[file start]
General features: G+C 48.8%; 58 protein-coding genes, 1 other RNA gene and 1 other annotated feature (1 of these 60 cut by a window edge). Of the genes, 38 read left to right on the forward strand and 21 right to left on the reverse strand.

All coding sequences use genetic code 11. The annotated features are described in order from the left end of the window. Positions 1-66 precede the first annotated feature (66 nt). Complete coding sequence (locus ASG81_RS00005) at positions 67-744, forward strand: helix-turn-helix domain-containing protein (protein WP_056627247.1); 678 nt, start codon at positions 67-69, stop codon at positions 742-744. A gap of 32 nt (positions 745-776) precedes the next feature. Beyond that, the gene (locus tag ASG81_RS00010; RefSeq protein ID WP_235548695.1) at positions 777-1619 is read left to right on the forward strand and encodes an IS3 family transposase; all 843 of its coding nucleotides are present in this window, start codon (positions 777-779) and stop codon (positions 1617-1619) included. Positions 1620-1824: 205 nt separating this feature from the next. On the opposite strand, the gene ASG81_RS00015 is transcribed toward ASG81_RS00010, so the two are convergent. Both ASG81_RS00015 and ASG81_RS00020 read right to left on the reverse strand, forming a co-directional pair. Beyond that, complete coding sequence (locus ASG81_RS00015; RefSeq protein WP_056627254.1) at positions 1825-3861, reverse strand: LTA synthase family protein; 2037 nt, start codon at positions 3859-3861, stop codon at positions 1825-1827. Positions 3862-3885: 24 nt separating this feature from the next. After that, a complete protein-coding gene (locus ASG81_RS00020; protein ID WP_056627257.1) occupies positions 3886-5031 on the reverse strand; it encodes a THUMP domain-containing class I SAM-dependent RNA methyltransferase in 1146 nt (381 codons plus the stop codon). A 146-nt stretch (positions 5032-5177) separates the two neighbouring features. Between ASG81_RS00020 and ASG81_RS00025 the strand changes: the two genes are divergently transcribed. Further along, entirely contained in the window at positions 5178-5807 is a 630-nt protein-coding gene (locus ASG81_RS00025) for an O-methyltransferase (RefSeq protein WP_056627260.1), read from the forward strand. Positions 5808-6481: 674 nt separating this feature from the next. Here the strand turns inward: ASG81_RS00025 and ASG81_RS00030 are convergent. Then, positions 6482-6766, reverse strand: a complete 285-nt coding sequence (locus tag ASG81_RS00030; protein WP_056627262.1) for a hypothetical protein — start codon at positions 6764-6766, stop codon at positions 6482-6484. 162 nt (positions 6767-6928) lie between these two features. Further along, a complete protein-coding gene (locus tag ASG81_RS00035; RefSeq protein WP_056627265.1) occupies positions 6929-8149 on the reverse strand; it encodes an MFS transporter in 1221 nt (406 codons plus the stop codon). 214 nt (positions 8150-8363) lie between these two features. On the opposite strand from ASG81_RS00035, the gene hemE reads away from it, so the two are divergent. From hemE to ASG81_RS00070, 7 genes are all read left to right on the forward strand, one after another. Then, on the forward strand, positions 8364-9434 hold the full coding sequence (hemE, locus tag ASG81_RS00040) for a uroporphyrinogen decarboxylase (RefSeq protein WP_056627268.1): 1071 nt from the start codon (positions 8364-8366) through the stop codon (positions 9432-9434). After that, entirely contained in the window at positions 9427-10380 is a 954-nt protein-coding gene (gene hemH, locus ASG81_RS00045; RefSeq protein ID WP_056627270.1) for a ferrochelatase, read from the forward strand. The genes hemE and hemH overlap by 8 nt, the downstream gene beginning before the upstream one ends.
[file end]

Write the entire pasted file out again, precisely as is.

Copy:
General features: G+C 48.8%; 58 protein-coding genes, 1 other RNA gene and 1 other annotated feature (1 of these 60 cut by a window edge). Of the genes, 38 read left to right on the forward strand and 21 right to left on the reverse strand.

All coding sequences use genetic code 11. The annotated features are described in order from the left end of the window. Positions 1-66 precede the first annotated feature (66 nt). Complete coding sequence (locus ASG81_RS00005) at positions 67-744, forward strand: helix-turn-helix domain-containing protein (protein WP_056627247.1); 678 nt, start codon at positions 67-69, stop codon at positions 742-744. A gap of 32 nt (positions 745-776) precedes the next feature. Beyond that, the gene (locus tag ASG81_RS00010; RefSeq protein ID WP_235548695.1) at positions 777-1619 is read left to right on the forward strand and encodes an IS3 family transposase; all 843 of its coding nucleotides are present in this window, start codon (positions 777-779) and stop codon (positions 1617-1619) included. Positions 1620-1824: 205 nt separating this feature from the next. On the opposite strand, the gene ASG81_RS00015 is transcribed toward ASG81_RS00010, so the two are convergent. Both ASG81_RS00015 and ASG81_RS00020 read right to left on the reverse strand, forming a co-directional pair. Beyond that, complete coding sequence (locus ASG81_RS00015; RefSeq protein WP_056627254.1) at positions 1825-3861, reverse strand: LTA synthase family protein; 2037 nt, start codon at positions 3859-3861, stop codon at positions 1825-1827. Positions 3862-3885: 24 nt separating this feature from the next. After that, a complete protein-coding gene (locus ASG81_RS00020; protein ID WP_056627257.1) occupies positions 3886-5031 on the reverse strand; it encodes a THUMP domain-containing class I SAM-dependent RNA methyltransferase in 1146 nt (381 codons plus the stop codon). A 146-nt stretch (positions 5032-5177) separates the two neighbouring features. Between ASG81_RS00020 and ASG81_RS00025 the strand changes: the two genes are divergently transcribed. Further along, entirely contained in the window at positions 5178-5807 is a 630-nt protein-coding gene (locus ASG81_RS00025) for an O-methyltransferase (RefSeq protein WP_056627260.1), read from the forward strand. Positions 5808-6481: 674 nt separating this feature from the next. Here the strand turns inward: ASG81_RS00025 and ASG81_RS00030 are convergent. Then, positions 6482-6766, reverse strand: a complete 285-nt coding sequence (locus tag ASG81_RS00030; protein WP_056627262.1) for a hypothetical protein — start codon at positions 6764-6766, stop codon at positions 6482-6484. 162 nt (positions 6767-6928) lie between these two features. Further along, a complete protein-coding gene (locus tag ASG81_RS00035; RefSeq protein WP_056627265.1) occupies positions 6929-8149 on the reverse strand; it encodes an MFS transporter in 1221 nt (406 codons plus the stop codon). 214 nt (positions 8150-8363) lie between these two features. On the opposite strand from ASG81_RS00035, the gene hemE reads away from it, so the two are divergent. From hemE to ASG81_RS00070, 7 genes are all read left to right on the forward strand, one after another. Then, on the forward strand, positions 8364-9434 hold the full coding sequence (hemE, locus tag ASG81_RS00040) for a uroporphyrinogen decarboxylase (RefSeq protein WP_056627268.1): 1071 nt from the start codon (positions 8364-8366) through the stop codon (positions 9432-9434). After that, entirely contained in the window at positions 9427-10380 is a 954-nt protein-coding gene (gene hemH, locus ASG81_RS00045; RefSeq protein ID WP_056627270.1) for a ferrochelatase, read from the forward strand. The genes hemE and hemH overlap by 8 nt, the downstream gene beginning before the upstream one ends.